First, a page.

Using the same 45-degree workout bench, you can adapt your workout to also target your spine and back muscles. A solid stability builder.

You’ll need:

  • Bench raised to 45 degrees
  • Two dumbbells

To do incline rear delt dumbbell rows:

  1. Lie facing forward on the bench, neck, and head resting above its back.
  2. Support your weight on your toes by stretching your legs out behind you.
  3. Grip the dumbbells in each hand, rest them on the floor with palms facing towards your feet.
  4. Lift the dumbbells up until your elbows raise above your shoulders.
  5. Engage your shoulder and back muscles as you reach full stretch.
  6. Hold for a moment then steadily return to start.
  7. Repeat 12 to 15 times.

A delt-friendly spin on the pullup, it’s important to focus on perfect form here for maximum activation.

You’ll need:

  • A bar racked at waist height

To do inverted rows:

  1. Start out lying on your back beneath the racked bar.
  2. Reach up and grip the bar with hands slightly wider than shoulder-width. Use an overhand grip with your palms facing away from your body
  3. Let yourself hang from the bar. Your hands should be aligned above your shoulders and your feet at hip-width.
  4. Pull yourself up until your chest touches the bar. Your body should be kept aligned from your toes to the crown of your head.
  5. Hold for a moment, then steadily lower yourself.
  6. Repeat 10 to 15 times.

Here’s a back-and-shoulders workout you can use to really push yourself. Your rear delts, and your upper back in general, will thank you later.

You’ll need:

  • A pec deck resistance machine

To do reverse pec deck flys:

  1. Get on the machine. Your stomach should be touching the pad.
  2. Keep your arms parallel with the floor as you grip the handles.
  3. Focus on engaging your back muscles and squeezing your shoulder blades together as you push the handles inwards.
  4. Hold for a moment before steadily returning to the start position.
  5. Repeat 15 to 20 times.

Whether you use a cable machine or a resistance band for this rear delt exercise, make sure your ‘rope’ is anchored at about head height. You should pull towards your face, not downwards or upwards, to activate the right areas.

You’ll need:

  • A resistance band or a cable machine

To do rope face pulls:

  1. Grip your cable overhand. Your hands should be about six inches apart.
  2. Take a step backward until you feel the cable tensing.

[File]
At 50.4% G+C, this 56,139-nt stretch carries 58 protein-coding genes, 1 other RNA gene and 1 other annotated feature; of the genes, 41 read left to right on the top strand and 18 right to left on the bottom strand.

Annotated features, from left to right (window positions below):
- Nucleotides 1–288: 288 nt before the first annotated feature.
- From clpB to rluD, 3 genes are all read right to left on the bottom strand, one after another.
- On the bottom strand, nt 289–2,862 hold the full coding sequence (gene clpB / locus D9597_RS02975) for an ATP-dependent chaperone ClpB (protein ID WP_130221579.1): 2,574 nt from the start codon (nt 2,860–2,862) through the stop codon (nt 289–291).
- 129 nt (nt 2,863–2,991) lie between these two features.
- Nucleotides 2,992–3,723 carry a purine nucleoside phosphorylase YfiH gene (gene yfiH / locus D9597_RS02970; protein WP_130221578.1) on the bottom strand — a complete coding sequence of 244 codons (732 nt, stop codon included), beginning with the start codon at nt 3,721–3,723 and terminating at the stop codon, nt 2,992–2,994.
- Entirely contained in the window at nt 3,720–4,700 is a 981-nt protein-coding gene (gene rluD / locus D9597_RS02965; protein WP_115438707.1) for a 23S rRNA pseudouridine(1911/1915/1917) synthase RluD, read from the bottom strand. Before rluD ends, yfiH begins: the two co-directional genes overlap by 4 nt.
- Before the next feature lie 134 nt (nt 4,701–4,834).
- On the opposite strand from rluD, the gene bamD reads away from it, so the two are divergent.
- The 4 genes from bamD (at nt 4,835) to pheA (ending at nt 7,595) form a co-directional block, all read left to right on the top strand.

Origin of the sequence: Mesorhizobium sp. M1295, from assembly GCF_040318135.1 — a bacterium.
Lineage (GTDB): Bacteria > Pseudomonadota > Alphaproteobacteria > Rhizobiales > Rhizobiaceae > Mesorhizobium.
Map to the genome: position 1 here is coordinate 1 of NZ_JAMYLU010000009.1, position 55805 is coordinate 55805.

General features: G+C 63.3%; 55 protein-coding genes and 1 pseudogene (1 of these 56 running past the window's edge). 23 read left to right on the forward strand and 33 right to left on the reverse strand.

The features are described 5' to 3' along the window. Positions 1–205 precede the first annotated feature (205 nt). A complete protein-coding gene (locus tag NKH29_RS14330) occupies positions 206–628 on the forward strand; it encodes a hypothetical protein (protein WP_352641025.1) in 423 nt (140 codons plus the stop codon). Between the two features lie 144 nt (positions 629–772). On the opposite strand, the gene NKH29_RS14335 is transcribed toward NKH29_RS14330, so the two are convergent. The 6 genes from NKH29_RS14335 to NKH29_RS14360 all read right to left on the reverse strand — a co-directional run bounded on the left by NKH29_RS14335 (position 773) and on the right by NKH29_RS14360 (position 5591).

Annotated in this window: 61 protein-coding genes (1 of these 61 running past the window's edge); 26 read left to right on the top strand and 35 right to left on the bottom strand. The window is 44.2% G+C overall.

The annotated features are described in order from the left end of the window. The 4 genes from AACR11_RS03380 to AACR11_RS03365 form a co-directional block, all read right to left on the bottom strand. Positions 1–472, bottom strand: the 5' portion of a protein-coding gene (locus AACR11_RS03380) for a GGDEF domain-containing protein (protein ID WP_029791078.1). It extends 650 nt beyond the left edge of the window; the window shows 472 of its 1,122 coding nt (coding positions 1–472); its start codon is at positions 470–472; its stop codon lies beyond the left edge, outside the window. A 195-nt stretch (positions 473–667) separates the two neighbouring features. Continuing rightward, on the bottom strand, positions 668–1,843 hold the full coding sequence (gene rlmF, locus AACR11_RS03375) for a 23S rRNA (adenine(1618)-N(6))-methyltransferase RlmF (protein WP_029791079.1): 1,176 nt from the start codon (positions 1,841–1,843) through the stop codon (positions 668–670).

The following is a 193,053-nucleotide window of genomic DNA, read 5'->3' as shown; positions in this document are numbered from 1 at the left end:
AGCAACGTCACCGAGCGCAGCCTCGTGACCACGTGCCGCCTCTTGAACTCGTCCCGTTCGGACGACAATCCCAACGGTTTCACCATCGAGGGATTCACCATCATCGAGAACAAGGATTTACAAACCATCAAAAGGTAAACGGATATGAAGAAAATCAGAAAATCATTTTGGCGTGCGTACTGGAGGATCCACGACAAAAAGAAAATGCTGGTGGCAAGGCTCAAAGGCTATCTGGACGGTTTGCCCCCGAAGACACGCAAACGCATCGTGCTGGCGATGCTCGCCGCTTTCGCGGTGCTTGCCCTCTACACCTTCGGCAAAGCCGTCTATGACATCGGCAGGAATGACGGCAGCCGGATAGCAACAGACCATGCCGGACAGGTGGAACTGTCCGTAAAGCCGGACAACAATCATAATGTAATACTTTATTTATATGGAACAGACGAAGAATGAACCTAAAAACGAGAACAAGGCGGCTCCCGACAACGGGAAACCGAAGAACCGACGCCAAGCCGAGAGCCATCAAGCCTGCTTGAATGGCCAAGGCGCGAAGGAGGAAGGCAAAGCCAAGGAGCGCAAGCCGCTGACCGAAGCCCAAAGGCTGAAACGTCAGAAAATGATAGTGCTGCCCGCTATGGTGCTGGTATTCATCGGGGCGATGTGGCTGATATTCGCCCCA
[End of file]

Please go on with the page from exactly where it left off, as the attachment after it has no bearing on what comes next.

3. Align your back straight and keep your elbows raised. Then pull the band towards your nose.
  4. Steadily return to start position.
  5. Repeat 12 to 15 times.

Sitting down puts this move’s focus on your rear delts, for even better toning and strengthening. It also activates the muscles around your ribs.

You’ll need:

  • Two dumbbells
  • A chair or seat

To do seated rear dumbbell lateral raises:

  1. Sit with your feet apart. Let the weights hang by your legs.
  2. Tilt your torso forwards til your chest touches your knees.
  3. Lift the dumbbells outwards to your sides. Your palms should face inwards with your chest and knees always in contact.
  4. Hold for a moment with your arms at full extension.
  5. Steadily return to start.
  6. Repeat for 12 to 15 reps.

Combining weights with the stability ball makes for a solid intermediate challenge. An outstanding inclusion in any posture-focused workout.

You’ll need:

  • Two dumbbells
  • A stability ball

To do Y-T-I dumbbell raises:

  1. Facing down on your stability ball, grip a dumbbell in each hand with your palms facing each other.
  2. Steady yourself by taking your weight onto your toes.
  3. With your body aligned, lift the dumbbells until your arms make a Y-shape at 45 degrees.
  4. Hold for a moment, then lower the weights back to the floor.
  5. Lift the dumbbells again, this time out to your sides to form a T-shape with palms facing down.
  6. Hold for a moment, then lower the weights back to the floor.
  7. Lift the dumbbells up so your arms make an I-shape ahead of you, palms facing each other.
  8. Hold for a moment, then lower the weights back to the floor.
  9. Repeat 12 to 15 times.

Properly working out your back and shoulders nets you a bunch of day-to-day health benefits. The rear delts contribute enormously to shoulder flexion. This makes everyday movements like picking stuff up easier.

Strengthening your delts is also a good way to guard against injury. A lot of workout routines fail to activate the back muscles, don’t make that same mistake. A balanced approach to exercise will net you long-term benefits that keep paying off.